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Resources & Development - Dr. Bergel


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A Brief Look at Dr. Reinhard Bergel

by Zahira J. Coll

Recently I had the privilege of sitting down and speaking with one of this industry’s visionaries, Dr. Reinhard Bergel. We were able to look back at the past 20 years and look forward to the next 20. He spoke with passion about his mission, his vision and what he sees as the future of the spa/salon/wellness industry.

Dr. Bergel was born in Salzburg, Austria and raised in Bavaria, Germany where he received some of his university education. He came to United States to continue his graduate studies and has since made California his home.

He has degrees from:

  • The University of Cologne Germany
  • Masters degree in Physiotherapy and Masters degree in Kinesiology from the University of California Los Angeles specializing in cardiovascular and orthopaedic rehabilitation.
  • Ph.D. in Exercise Science from the University of California-Berkeley.

Dr. Bergel has seen the fads and trends over the past 20 years, but hasn’t always followed them. From the beginning he wanted to mix spa therapy with health/medical practices. However the spa industry was just in its infancy in North America and had yet to embrace the European "Kur Therapy" (cure-therapy) concept.

In 1978, Dr. Bergel was fortunate to find a vacated fitness-massage-and skin care center, which included an indoor swimming pool. This building lended itself very nicely to start a European type Spa Kur Physiotherapy facility, like those he was trained to operate in Europe. His Spa Physiotherapy Practice specialized in Injury Therapy, Cardiovascular Rehabilitation and Prevention. In the opinion of the North American spa industry however, his spa was really considered more of a "Clinic" than a "Spa".

Although this approach to wellness was not entirely new it was rather unique for its time (1980). Even then the newly founded Spa Finders Magazine did not know how to classify his operation, so his facility was listed under "Specialty Medical Spa". This term was used because the facility was attracting guests from around the world who stayed for three to four weeks to experience a customized Spa Kur therapy program.

Spa Finders founder, the late Jeffrey Joseph, asked Dr. Bergel to write the first glossary of terms for the magazine and train the Spa Finders staff. In order for the magazine representatives to be able to handle the phone call requests with more than a basic knowledge.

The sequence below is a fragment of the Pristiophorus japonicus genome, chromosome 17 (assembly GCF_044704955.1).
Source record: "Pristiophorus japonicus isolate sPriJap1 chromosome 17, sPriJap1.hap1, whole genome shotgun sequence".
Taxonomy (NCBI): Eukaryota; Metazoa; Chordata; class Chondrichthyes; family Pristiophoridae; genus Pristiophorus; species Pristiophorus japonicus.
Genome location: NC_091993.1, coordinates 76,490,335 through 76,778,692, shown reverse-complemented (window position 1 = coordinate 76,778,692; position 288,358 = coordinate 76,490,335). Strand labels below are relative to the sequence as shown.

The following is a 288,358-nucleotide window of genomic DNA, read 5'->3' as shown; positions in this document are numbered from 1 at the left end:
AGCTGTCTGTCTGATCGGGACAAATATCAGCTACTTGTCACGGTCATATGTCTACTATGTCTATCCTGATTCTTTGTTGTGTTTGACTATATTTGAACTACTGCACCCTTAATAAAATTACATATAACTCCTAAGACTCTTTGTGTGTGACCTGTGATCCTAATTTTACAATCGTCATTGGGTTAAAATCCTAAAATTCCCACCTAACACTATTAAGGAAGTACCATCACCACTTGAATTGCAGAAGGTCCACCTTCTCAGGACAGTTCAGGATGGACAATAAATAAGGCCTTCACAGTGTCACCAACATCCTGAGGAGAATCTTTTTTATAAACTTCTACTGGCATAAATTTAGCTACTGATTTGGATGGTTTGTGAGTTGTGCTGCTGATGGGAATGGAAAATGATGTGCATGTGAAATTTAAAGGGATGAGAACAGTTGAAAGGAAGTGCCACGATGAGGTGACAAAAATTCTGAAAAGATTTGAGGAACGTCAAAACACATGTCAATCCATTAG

Dr. Bergel was convinced that his approach toward Spa-Kur Therapy was the answer to his client’s needs, particularly since he had seen such great therapy results from his personal experience in Europe, where he was introduced to this field.

He quickly realized the biggest problem he had was finding qualified staff to perform the Spa Kur therapy treatments. Therefore, he had to educate and train his staff in almost all of the European treatment methods. So he brought experts from Europe to assist him. He also documented and filmed the procedures as the training was being executed for future use.

Dr. Bergel felt his materials, education and experience could benefit the rest of the spa industry and decided to take the information to the North American Massage Therapy convention.

Ahead of his time, few seemed to understand the benefits of these methods, however at that same convention he met William Strunk, "who was genuinely interested in my message" and invited him to contribute to his then newly founded BODY THERAPY MAGAZINE. These contributions continued when Strunk became DERMASCOPE Magazine’s publisher.

DERMASCOPE in particular has given Dr. Bergel the opportunity to further his ‘educational message’ by opening up other educational avenues that lead to solid revenues and sound therapy for all concerned.

In Dr. Bergel’s opinion the work of Strunk has moved the aesthetics profession in the direction of body therapies and in a way overwhelmed the profession with advancement in professional education.

Dr. Bergel states that he "has been totally surprised by how readily open to change the aesthetics industry is" vs. "how comparatively little changes the body therapy industry has been willing to take", "leaving the technicians in the aesthetics industry to perform services for which they were not formally trained".